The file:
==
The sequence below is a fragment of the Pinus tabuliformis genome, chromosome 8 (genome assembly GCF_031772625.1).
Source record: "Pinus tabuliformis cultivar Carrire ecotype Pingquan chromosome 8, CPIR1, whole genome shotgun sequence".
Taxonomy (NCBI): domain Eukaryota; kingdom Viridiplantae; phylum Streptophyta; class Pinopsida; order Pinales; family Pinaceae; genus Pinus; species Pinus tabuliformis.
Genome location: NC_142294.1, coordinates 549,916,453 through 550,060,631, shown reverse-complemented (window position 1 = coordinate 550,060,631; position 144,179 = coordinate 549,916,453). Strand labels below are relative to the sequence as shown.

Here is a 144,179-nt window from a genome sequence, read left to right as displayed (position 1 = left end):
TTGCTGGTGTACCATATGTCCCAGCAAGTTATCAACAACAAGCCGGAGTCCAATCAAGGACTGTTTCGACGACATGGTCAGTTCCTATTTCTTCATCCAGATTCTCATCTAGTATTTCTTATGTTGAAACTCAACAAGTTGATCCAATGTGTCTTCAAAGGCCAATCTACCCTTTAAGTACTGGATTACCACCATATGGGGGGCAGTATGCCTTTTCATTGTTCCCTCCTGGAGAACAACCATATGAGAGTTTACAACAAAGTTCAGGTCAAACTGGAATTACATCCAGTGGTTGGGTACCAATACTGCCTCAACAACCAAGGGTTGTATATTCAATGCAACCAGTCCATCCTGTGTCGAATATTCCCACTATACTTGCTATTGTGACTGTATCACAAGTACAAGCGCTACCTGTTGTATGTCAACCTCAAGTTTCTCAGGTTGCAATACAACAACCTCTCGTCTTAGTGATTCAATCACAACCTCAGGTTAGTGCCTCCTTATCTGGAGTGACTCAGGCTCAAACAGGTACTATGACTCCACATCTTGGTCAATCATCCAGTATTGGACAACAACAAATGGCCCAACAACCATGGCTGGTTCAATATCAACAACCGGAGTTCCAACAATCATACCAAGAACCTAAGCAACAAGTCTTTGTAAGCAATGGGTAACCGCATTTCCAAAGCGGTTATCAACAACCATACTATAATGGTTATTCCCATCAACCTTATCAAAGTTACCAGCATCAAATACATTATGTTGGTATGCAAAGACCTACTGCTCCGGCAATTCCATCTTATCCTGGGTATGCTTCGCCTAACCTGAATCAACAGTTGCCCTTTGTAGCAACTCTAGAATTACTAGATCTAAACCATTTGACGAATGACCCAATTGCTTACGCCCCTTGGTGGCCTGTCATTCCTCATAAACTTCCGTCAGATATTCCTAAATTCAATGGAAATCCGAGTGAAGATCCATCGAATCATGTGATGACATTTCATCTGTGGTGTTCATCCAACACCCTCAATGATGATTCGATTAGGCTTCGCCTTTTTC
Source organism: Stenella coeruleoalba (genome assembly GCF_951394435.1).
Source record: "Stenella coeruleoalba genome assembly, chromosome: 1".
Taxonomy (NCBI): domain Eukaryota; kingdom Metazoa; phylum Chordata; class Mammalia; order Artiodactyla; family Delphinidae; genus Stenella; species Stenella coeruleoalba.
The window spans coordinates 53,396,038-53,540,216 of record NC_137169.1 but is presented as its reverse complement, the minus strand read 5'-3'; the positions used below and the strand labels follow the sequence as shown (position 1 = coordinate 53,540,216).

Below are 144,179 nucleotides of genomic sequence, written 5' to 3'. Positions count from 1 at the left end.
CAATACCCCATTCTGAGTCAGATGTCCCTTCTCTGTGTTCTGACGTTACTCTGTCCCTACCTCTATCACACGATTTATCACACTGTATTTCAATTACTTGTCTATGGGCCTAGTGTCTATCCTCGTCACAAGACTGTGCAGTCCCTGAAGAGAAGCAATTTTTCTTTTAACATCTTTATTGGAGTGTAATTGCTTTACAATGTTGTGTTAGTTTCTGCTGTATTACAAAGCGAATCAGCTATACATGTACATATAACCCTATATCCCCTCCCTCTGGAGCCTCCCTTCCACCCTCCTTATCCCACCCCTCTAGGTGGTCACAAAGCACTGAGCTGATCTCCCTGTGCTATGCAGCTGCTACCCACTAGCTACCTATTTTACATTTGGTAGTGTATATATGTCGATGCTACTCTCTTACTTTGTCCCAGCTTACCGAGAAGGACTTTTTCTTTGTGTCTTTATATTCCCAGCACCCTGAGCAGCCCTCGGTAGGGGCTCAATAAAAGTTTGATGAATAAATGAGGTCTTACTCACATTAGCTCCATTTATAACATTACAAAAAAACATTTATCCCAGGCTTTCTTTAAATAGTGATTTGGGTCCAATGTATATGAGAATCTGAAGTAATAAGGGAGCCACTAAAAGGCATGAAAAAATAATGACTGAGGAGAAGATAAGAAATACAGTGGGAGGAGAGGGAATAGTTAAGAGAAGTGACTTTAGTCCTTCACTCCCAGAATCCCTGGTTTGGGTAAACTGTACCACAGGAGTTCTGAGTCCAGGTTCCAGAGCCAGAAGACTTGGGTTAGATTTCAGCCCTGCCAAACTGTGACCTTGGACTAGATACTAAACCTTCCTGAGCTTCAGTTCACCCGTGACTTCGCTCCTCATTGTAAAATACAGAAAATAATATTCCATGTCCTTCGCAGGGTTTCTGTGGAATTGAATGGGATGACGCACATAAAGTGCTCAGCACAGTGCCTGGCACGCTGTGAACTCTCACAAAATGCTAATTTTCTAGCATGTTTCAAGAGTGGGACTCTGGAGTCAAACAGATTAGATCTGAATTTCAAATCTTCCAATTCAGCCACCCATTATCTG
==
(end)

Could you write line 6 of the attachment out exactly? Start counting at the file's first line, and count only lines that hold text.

TTGCTGGTGTACCATATGTCCCAGCAAGTTATCAACAACAAGCCGGAGTCCAATCAAGGACTGTTTCGACGACATGGTCAGTTCCTATTTCTTCATCCAGATTCTCATCTAGTATTTCTTATGTTGAAACTCAACAAGTTGATCCAATGTGTCTTCAAAGGCCAATCTACCCTTTAAGTACTGGATTACCACCATATGGGGGGCAGTATGCCTTTTCATTGTTCCCTCCTGGAGAACAACCATATGAGAGTTTACAACAAAGTTCAGGTCAAACTGGAATTACATCCAGTGGTTGGGTACCAATACTGCCTCAACAACCAAGGGTTGTATATTCAATGCAACCAGTCCATCCTGTGTCGAATATTCCCACTATACTTGCTATTGTGACTGTATCACAAGTACAAGCGCTACCTGTTGTATGTCAACCTCAAGTTTCTCAGGTTGCAATACAACAACCTCTCGTCTTAGTGATTCAATCACAACCTCAGGTTAGTGCCTCCTTATCTGGAGTGACTCAGGCTCAAACAGGTACTATGACTCCACATCTTGGTCAATCATCCAGTATTGGACAACAACAAATGGCCCAACAACCATGGCTGGTTCAATATCAACAACCGGAGTTCCAACAATCATACCAAGAACCTAAGCAACAAGTCTTTGTAAGCAATGGGTAACCGCATTTCCAAAGCGGTTATCAACAACCATACTATAATGGTTATTCCCATCAACCTTATCAAAGTTACCAGCATCAAATACATTATGTTGGTATGCAAAGACCTACTGCTCCGGCAATTCCATCTTATCCTGGGTATGCTTCGCCTAACCTGAATCAACAGTTGCCCTTTGTAGCAACTCTAGAATTACTAGATCTAAACCATTTGACGAATGACCCAATTGCTTACGCCCCTTGGTGGCCTGTCATTCCTCATAAACTTCCGTCAGATATTCCTAAATTCAATGGAAATCCGAGTGAAGATCCATCGAATCATGTGATGACATTTCATCTGTGGTGTTCATCCAACACCCTCAATGATGATTCGATTAGGCTTCGCCTTTTTC